In the eyes of most Russians, Gorbachev’s legacy is one of naivete and incompetence, if not outright betrayal. According to the prevailing narrative, Gorbachev allowed NATO to expand into East Germany in 1990 on the basis of a verbal commitment by then-US secretary of state James Baker that the alliance would expand “not one inch eastwards”. Gorbachev, in this telling, relinquished Soviet control over Central and Eastern Europe without demanding a written assurance.

In reality, however, Baker was in no position to make such a promise in writing and Gorbachev knew it. Moreover, Gorbachev repeatedly confirmed over many years that a serious promise not to expand NATO eastward was never made.

In any case, the truth is that the Soviet Union’s control over its European satellites had become untenable after it signed the 1975 Helsinki Final Act. The accord, signed by the United States, Canada, and most of Europe, included commitments to respect human rights, including freedom of information and movement. Communist governments’ ability to control their population gradually eroded, culminating in the chain of mostly peaceful uprisings that ultimately led to the Soviet Union’s dissolution.

Yet there is a grain of truth to the myth of Gorbachev’s capitulation. After all, the USSR had not been defeated in battle, as Germany and Japan were in 1945, and the formidable Soviet military machine remained intact in 1990. In theory, Gorbachev could have used tanks to deal with the popular uprisings in Eastern Europe, as his predecessors did in East Germany in 1953, Hungary in 1956, and Czechoslovakia in 1968.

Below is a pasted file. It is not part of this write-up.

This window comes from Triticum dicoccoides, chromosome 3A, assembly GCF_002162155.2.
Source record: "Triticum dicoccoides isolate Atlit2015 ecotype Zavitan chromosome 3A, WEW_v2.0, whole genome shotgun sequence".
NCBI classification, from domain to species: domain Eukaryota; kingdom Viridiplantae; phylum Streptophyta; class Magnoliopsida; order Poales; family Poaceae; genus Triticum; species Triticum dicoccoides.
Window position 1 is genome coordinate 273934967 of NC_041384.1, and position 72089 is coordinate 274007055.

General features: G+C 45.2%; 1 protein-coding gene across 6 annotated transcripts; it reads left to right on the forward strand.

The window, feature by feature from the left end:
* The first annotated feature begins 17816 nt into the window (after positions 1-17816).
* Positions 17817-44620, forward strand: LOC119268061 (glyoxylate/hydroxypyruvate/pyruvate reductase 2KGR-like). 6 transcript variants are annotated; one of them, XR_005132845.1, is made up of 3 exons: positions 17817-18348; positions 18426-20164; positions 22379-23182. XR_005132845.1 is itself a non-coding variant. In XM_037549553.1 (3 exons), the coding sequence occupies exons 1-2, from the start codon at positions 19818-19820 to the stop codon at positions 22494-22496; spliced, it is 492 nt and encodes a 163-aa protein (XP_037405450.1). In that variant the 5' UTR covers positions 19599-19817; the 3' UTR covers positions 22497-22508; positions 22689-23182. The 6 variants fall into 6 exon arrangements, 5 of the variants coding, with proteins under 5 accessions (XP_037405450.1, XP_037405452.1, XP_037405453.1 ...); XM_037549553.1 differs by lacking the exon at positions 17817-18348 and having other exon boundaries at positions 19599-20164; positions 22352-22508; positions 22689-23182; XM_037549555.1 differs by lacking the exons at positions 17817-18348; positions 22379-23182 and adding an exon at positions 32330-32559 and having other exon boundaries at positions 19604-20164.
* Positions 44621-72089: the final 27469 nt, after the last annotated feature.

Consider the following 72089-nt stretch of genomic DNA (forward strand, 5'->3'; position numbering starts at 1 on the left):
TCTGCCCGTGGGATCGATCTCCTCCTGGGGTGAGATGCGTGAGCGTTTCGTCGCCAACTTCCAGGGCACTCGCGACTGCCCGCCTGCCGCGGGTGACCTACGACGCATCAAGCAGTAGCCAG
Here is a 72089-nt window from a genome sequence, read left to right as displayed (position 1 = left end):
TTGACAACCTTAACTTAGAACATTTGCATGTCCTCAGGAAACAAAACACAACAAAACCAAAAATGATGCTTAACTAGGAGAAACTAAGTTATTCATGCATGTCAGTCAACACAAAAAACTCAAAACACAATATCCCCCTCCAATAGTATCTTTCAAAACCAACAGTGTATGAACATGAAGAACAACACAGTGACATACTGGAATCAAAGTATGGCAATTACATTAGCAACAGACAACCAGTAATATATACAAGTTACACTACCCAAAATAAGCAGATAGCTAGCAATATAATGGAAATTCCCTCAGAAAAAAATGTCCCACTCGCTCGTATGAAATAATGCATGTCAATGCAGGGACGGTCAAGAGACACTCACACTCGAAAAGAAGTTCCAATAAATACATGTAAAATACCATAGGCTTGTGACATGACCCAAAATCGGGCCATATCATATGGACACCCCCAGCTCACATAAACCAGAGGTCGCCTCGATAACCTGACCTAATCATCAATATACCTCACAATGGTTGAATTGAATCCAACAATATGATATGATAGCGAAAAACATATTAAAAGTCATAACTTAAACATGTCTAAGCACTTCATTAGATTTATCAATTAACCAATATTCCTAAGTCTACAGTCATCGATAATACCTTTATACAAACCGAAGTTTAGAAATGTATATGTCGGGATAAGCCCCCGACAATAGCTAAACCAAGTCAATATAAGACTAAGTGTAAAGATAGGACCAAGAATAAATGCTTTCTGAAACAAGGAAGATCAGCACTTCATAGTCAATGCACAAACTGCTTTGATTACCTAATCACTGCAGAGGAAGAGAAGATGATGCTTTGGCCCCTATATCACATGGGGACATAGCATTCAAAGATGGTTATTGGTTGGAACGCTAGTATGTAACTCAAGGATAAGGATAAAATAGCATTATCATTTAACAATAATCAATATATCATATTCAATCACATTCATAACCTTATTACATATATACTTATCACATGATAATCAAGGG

Gorbachev’s refusal to resort to violence to preserve the Soviet empire resulted in a bloodless defeat and a feeling of humiliation among Russians. This sense of grievance has fuelled widespread distrust of NATO, which Putin used years later to mobilise popular support for his invasion of Ukraine.

Another common misconception is that Gorbachev dismantled a functioning economic system. In fact, far from fulfilling Khrushchev’s promise to “bury” the West economically, the Soviet economy had been declining for decades.

Gorbachev understood that the Soviet Union could not keep up with the US militarily while satisfying civilian demands for higher living standards. But while he rejected the Brezhnev era’s stagnation-inducing policies, he had nothing coherent to put in their place. Instead of facilitating a functioning market economy, his rushed abandonment of the central-planning system enriched the corrupt managerial class in the Soviet republics and led to a resurgence of ethnic nationalism.

To my mind, Gorbachev is a tragic figure. While he fully grasped the immense challenges facing Soviet communism, he had no control over the forces he helped unleash. Russia in the 1980s simply lacked the intellectual, spiritual, and political resources to overcome its underlying problems. But while the Soviet empire has been extinct for 30 years, many of the dysfunctions that contributed to its demise now threaten to engulf the entire world.

 

Robert Skidelsky, a member of the British House of Lords and professor emeritus of Political Economy at Warwick University, was a non-executive director of the private Russian oil company PJSC Russneft from 2016 to 2021. Copyright: Project Syndicate, 2022. 

www.project-syndicate.org